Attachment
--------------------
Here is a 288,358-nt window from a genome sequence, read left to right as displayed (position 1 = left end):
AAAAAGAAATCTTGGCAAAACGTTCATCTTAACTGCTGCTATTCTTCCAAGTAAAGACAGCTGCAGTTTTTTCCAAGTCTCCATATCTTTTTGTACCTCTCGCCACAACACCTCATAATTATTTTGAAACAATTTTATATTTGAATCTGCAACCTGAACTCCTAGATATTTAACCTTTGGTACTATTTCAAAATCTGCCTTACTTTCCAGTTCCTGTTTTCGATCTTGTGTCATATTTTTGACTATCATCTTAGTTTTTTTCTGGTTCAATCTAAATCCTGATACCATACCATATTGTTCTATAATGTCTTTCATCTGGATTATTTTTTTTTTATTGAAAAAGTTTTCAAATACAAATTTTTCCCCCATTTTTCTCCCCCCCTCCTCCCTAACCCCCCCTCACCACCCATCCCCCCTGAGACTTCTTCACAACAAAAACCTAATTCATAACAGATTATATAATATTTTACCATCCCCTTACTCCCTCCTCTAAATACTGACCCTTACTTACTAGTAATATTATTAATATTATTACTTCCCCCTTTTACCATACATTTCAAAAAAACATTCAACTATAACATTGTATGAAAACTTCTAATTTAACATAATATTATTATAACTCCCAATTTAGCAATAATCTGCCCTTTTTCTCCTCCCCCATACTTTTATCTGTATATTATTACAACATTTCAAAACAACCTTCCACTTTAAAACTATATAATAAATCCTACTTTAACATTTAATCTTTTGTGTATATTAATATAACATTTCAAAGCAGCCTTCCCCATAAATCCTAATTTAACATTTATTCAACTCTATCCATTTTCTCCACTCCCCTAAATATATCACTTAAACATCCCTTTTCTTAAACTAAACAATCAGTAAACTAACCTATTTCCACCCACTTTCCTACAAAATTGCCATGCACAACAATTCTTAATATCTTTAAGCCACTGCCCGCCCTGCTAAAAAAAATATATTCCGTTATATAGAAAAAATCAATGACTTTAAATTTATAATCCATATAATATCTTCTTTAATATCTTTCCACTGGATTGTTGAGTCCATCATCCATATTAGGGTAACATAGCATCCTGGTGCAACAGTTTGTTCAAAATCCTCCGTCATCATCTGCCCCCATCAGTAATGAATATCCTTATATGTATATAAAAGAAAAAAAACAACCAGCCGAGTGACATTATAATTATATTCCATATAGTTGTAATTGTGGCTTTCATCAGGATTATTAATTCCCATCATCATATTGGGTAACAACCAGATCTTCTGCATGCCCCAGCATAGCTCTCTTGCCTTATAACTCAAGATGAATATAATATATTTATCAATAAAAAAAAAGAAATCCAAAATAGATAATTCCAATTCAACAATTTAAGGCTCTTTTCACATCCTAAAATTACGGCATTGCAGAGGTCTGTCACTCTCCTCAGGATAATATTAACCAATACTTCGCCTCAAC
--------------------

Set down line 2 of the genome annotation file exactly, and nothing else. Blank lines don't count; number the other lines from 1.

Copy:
AAAAAGAAATCTTGGCAAAACGTTCATCTTAACTGCTGCTATTCTTCCAAGTAAAGACAGCTGCAGTTTTTTCCAAGTCTCCATATCTTTTTGTACCTCTCGCCACAACACCTCATAATTATTTTGAAACAATTTTATATTTGAATCTGCAACCTGAACTCCTAGATATTTAACCTTTGGTACTATTTCAAAATCTGCCTTACTTTCCAGTTCCTGTTTTCGATCTTGTGTCATATTTTTGACTATCATCTTAGTTTTTTTCTGGTTCAATCTAAATCCTGATACCATACCATATTGTTCTATAATGTCTTTCATCTGGATTATTTTTTTTTTATTGAAAAAGTTTTCAAATACAAATTTTTCCCCCATTTTTCTCCCCCCCTCCTCCCTAACCCCCCCTCACCACCCATCCCCCCTGAGACTTCTTCACAACAAAAACCTAATTCATAACAGATTATATAATATTTTACCATCCCCTTACTCCCTCCTCTAAATACTGACCCTTACTTACTAGTAATATTATTAATATTATTACTTCCCCCTTTTACCATACATTTCAAAAAAACATTCAACTATAACATTGTATGAAAACTTCTAATTTAACATAATATTATTATAACTCCCAATTTAGCAATAATCTGCCCTTTTTCTCCTCCCCCATACTTTTATCTGTATATTATTACAACATTTCAAAACAACCTTCCACTTTAAAACTATATAATAAATCCTACTTTAACATTTAATCTTTTGTGTATATTAATATAACATTTCAAAGCAGCCTTCCCCATAAATCCTAATTTAACATTTATTCAACTCTATCCATTTTCTCCACTCCCCTAAATATATCACTTAAACATCCCTTTTCTTAAACTAAACAATCAGTAAACTAACCTATTTCCACCCACTTTCCTACAAAATTGCCATGCACAACAATTCTTAATATCTTTAAGCCACTGCCCGCCCTGCTAAAAAAAATATATTCCGTTATATAGAAAAAATCAATGACTTTAAATTTATAATCCATATAATATCTTCTTTAATATCTTTCCACTGGATTGTTGAGTCCATCATCCATATTAGGGTAACATAGCATCCTGGTGCAACAGTTTGTTCAAAATCCTCCGTCATCATCTGCCCCCATCAGTAATGAATATCCTTATATGTATATAAAAGAAAAAAAACAACCAGCCGAGTGACATTATAATTATATTCCATATAGTTGTAATTGTGGCTTTCATCAGGATTATTAATTCCCATCATCATATTGGGTAACAACCAGATCTTCTGCATGCCCCAGCATAGCTCTCTTGCCTTATAACTCAAGATGAATATAATATATTTATCAATAAAAAAAAAGAAATCCAAAATAGATAATTCCAATTCAACAATTTAAGGCTCTTTTCACATCCTAAAATTACGGCATTGCAGAGGTCTGTCACTCTCCTCAGGATAATATTAACCAATACTTCGCCTCAAC